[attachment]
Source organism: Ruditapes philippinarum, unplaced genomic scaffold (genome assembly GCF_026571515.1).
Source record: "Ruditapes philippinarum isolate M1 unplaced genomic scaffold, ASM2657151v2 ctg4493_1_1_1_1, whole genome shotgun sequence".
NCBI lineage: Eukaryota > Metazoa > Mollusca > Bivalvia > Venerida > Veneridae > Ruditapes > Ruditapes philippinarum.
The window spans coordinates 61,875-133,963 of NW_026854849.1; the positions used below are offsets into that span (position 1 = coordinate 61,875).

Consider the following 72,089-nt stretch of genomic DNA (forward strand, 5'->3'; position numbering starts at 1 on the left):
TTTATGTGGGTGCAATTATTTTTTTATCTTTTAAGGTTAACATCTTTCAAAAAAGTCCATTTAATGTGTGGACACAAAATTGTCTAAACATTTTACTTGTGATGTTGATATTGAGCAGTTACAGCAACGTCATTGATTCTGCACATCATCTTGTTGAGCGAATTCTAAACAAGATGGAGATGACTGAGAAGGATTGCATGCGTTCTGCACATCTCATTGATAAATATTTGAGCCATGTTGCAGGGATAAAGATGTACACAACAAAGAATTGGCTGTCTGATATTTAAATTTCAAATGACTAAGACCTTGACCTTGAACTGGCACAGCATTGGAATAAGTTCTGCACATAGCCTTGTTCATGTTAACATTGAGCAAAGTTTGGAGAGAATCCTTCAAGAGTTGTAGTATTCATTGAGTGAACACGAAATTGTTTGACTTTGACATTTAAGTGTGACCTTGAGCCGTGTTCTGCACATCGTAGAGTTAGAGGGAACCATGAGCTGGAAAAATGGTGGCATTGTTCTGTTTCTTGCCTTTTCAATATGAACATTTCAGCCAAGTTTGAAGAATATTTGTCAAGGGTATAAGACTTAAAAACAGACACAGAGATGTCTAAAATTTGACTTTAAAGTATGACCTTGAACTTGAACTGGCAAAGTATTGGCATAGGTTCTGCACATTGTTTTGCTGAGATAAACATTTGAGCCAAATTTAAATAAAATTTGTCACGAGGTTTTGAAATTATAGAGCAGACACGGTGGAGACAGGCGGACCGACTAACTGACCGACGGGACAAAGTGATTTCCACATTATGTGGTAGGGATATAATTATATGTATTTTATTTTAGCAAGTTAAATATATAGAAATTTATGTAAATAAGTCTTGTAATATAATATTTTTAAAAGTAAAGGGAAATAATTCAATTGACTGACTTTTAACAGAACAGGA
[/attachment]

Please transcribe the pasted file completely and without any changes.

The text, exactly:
Source organism: Ruditapes philippinarum, unplaced genomic scaffold (genome assembly GCF_026571515.1).
Source record: "Ruditapes philippinarum isolate M1 unplaced genomic scaffold, ASM2657151v2 ctg4493_1_1_1_1, whole genome shotgun sequence".
NCBI lineage: Eukaryota > Metazoa > Mollusca > Bivalvia > Venerida > Veneridae > Ruditapes > Ruditapes philippinarum.
The window spans coordinates 61,875-133,963 of NW_026854849.1; the positions used below are offsets into that span (position 1 = coordinate 61,875).

Consider the following 72,089-nt stretch of genomic DNA (forward strand, 5'->3'; position numbering starts at 1 on the left):
TTTATGTGGGTGCAATTATTTTTTTATCTTTTAAGGTTAACATCTTTCAAAAAAGTCCATTTAATGTGTGGACACAAAATTGTCTAAACATTTTACTTGTGATGTTGATATTGAGCAGTTACAGCAACGTCATTGATTCTGCACATCATCTTGTTGAGCGAATTCTAAACAAGATGGAGATGACTGAGAAGGATTGCATGCGTTCTGCACATCTCATTGATAAATATTTGAGCCATGTTGCAGGGATAAAGATGTACACAACAAAGAATTGGCTGTCTGATATTTAAATTTCAAATGACTAAGACCTTGACCTTGAACTGGCACAGCATTGGAATAAGTTCTGCACATAGCCTTGTTCATGTTAACATTGAGCAAAGTTTGGAGAGAATCCTTCAAGAGTTGTAGTATTCATTGAGTGAACACGAAATTGTTTGACTTTGACATTTAAGTGTGACCTTGAGCCGTGTTCTGCACATCGTAGAGTTAGAGGGAACCATGAGCTGGAAAAATGGTGGCATTGTTCTGTTTCTTGCCTTTTCAATATGAACATTTCAGCCAAGTTTGAAGAATATTTGTCAAGGGTATAAGACTTAAAAACAGACACAGAGATGTCTAAAATTTGACTTTAAAGTATGACCTTGAACTTGAACTGGCAAAGTATTGGCATAGGTTCTGCACATTGTTTTGCTGAGATAAACATTTGAGCCAAATTTAAATAAAATTTGTCACGAGGTTTTGAAATTATAGAGCAGACACGGTGGAGACAGGCGGACCGACTAACTGACCGACGGGACAAAGTGATTTCCACATTATGTGGTAGGGATATAATTATATGTATTTTATTTTAGCAAGTTAAATATATAGAAATTTATGTAAATAAGTCTTGTAATATAATATTTTTAAAAGTAAAGGGAAATAATTCAATTGACTGACTTTTAACAGAACAGGA